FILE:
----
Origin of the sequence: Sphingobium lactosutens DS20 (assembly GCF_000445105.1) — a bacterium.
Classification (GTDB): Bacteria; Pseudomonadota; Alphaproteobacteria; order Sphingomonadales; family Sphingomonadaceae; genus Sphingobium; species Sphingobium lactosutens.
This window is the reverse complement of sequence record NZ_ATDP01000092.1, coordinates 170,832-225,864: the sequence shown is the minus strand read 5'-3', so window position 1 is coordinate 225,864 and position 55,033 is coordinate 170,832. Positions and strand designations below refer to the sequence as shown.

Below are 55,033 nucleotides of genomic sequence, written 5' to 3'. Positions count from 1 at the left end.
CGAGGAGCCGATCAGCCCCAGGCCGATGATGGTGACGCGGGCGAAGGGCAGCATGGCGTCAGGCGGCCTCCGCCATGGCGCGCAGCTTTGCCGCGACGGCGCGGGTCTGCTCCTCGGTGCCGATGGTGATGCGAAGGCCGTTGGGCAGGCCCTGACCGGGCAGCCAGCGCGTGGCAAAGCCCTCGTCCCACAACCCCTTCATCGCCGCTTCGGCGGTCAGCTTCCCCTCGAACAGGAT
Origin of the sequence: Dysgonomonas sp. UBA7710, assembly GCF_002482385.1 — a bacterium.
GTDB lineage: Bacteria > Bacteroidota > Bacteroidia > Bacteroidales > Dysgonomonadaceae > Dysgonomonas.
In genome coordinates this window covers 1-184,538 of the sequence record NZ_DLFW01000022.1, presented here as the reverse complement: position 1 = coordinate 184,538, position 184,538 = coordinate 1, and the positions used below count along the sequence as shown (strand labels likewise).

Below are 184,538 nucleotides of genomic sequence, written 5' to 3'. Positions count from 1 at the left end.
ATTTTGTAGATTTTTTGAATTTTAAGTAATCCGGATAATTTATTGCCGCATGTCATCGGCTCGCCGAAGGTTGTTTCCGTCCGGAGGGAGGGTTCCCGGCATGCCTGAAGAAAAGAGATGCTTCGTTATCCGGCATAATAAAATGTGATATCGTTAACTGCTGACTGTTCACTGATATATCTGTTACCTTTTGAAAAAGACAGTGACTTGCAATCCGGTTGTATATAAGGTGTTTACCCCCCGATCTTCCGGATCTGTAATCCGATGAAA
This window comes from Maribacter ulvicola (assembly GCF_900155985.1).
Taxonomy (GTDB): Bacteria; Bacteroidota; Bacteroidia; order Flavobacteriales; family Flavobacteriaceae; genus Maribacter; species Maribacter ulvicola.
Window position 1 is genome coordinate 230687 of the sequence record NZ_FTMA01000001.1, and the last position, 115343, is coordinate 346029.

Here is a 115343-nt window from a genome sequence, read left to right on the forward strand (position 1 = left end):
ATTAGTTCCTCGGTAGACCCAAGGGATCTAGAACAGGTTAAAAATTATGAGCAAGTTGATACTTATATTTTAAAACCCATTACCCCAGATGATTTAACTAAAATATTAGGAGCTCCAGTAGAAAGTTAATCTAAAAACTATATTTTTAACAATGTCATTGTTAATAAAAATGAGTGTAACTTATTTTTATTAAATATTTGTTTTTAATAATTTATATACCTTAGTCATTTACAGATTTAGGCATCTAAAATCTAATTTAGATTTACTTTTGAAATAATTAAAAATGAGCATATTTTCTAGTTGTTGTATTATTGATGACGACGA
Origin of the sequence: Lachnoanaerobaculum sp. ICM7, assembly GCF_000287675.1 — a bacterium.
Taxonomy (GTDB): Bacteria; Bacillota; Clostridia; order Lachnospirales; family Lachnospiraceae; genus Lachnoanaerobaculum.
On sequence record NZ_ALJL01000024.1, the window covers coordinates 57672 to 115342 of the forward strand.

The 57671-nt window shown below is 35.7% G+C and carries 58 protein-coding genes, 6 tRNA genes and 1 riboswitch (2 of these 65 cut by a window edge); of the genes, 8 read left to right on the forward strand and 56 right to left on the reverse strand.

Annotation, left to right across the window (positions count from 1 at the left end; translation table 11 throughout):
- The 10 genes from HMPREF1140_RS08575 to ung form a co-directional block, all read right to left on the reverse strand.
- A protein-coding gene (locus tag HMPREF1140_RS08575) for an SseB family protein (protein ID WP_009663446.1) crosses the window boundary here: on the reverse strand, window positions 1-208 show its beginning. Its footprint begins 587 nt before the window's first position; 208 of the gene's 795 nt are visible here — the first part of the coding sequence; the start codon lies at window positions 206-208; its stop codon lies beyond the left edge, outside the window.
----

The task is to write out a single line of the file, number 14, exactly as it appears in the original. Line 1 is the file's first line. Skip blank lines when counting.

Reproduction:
Here is a 115343-nt window from a genome sequence, read left to right on the forward strand (position 1 = left end):